We are seeing more and more evidence that moms pass COVID19 antibodies to their babies…
There have been 3 important studies that have recently come out telling the same story…
- Between April and August 2020, scientists tested 1,500 women who gave birth in Philadelphia. They found…
-83 had COVID antibodies
-Among the 83, 87% of their babies tested positive for IgG antibodies (the long lasting antibodies) after they were born
-Transferring antibodies was not different among infants born to mothers with asymptomatic or symptomatic illness
-In 25% of the babies, their antibody levels were 1.5 to 2 times higher than the mother’s concentration
-The longer the time period between the start of a pregnant woman’s COVID infection and her delivery, the more antibodies were transferred to the baby
- From April 4 to July 3, 2020, in a single university hospital in Denmark, 1,313 women took part in a study.
-28 women (2.1%) had antibodies against COVID
-67% of newborns delivered by mothers with antibodies had COVID IgG antibodies.
-Neonatal outcomes (like birth weight, APGAR value, amniotic fluid, CPAP, and blood pH) were not affected by the antibody status of the mother
- Another study enrolled 22 COVID+ moms and 34 COVID- negative moms and tested their cord blood after birth.
-Antibody transfer was efficient after second-trimester infection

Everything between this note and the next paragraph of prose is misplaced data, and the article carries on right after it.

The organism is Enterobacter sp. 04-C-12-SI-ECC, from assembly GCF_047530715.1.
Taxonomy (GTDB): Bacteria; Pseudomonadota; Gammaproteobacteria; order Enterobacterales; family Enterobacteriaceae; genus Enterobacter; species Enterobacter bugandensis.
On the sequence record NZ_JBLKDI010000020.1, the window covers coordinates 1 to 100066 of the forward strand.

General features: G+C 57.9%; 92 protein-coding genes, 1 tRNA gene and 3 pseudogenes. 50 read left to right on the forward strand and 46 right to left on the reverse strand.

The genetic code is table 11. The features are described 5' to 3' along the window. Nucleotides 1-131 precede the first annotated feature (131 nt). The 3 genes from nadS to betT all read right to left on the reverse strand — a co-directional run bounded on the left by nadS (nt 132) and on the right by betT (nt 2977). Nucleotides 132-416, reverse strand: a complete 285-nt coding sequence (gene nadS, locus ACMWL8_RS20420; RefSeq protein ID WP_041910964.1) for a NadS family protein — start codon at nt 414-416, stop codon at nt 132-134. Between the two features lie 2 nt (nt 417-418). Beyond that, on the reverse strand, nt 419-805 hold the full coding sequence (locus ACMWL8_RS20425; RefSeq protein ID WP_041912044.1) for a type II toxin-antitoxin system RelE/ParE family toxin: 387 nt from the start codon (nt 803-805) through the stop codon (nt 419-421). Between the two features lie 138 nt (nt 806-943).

-While antibodies do pass, they do less efficiently than the antibodies produced after vaccination for flu and whooping cough. But this effect was only observed in third-trimester infection.
Like always, we still have a lot of unanswered questions. We need more research to better understand two things:
- Do vaccine-generated antibodies behave comparably to antibodies from COVID infection?
- Are antibodies protective against newborn infection? If so, at what concentration?
Bottom line: We already know there are benefits to pregnant women getting vaccinated. These studies suggest that there also may be benefits to the baby. Interestingly, timing of infection (or possibly timing of vaccination) may be important to ensure baby getting antibodies.
Unfortunately, pregnant women were excluded from clinical trials (which has stirred quite the debate among scientists), so these questions will take quite a bit of time to answer.